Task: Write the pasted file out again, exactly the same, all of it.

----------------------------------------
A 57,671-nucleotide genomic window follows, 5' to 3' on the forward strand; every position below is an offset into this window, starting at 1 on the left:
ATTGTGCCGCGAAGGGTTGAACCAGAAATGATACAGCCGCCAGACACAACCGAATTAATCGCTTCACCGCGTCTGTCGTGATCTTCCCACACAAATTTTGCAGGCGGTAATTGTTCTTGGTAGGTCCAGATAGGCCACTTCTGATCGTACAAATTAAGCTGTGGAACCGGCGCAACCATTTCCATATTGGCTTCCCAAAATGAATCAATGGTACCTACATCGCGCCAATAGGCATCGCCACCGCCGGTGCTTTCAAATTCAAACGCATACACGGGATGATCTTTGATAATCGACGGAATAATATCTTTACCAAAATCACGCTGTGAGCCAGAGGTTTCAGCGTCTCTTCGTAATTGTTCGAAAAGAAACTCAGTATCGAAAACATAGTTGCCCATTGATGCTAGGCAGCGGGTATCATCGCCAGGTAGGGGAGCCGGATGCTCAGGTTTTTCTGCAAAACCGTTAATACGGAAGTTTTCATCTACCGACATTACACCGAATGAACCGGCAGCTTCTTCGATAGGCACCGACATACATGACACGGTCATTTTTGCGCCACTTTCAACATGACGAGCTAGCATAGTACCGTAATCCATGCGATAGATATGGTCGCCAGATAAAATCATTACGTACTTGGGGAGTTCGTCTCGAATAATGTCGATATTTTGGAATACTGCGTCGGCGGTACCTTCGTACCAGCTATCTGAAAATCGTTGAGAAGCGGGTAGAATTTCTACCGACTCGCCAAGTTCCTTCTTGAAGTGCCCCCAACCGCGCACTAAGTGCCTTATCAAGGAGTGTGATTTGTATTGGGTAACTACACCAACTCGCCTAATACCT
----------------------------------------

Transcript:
A 57,671-nucleotide genomic window follows, 5' to 3' on the forward strand; every position below is an offset into this window, starting at 1 on the left:
ATTGTGCCGCGAAGGGTTGAACCAGAAATGATACAGCCGCCAGACACAACCGAATTAATCGCTTCACCGCGTCTGTCGTGATCTTCCCACACAAATTTTGCAGGCGGTAATTGTTCTTGGTAGGTCCAGATAGGCCACTTCTGATCGTACAAATTAAGCTGTGGAACCGGCGCAACCATTTCCATATTGGCTTCCCAAAATGAATCAATGGTACCTACATCGCGCCAATAGGCATCGCCACCGCCGGTGCTTTCAAATTCAAACGCATACACGGGATGATCTTTGATAATCGACGGAATAATATCTTTACCAAAATCACGCTGTGAGCCAGAGGTTTCAGCGTCTCTTCGTAATTGTTCGAAAAGAAACTCAGTATCGAAAACATAGTTGCCCATTGATGCTAGGCAGCGGGTATCATCGCCAGGTAGGGGAGCCGGATGCTCAGGTTTTTCTGCAAAACCGTTAATACGGAAGTTTTCATCTACCGACATTACACCGAATGAACCGGCAGCTTCTTCGATAGGCACCGACATACATGACACGGTCATTTTTGCGCCACTTTCAACATGACGAGCTAGCATAGTACCGTAATCCATGCGATAGATATGGTCGCCAGATAAAATCATTACGTACTTGGGGAGTTCGTCTCGAATAATGTCGATATTTTGGAATACTGCGTCGGCGGTACCTTCGTACCAGCTATCTGAAAATCGTTGAGAAGCGGGTAGAATTTCTACCGACTCGCCAAGTTCCTTCTTGAAGTGCCCCCAACCGCGCACTAAGTGCCTTATCAAGGAGTGTGATTTGTATTGGGTAACTACACCAACTCGCCTAATACCT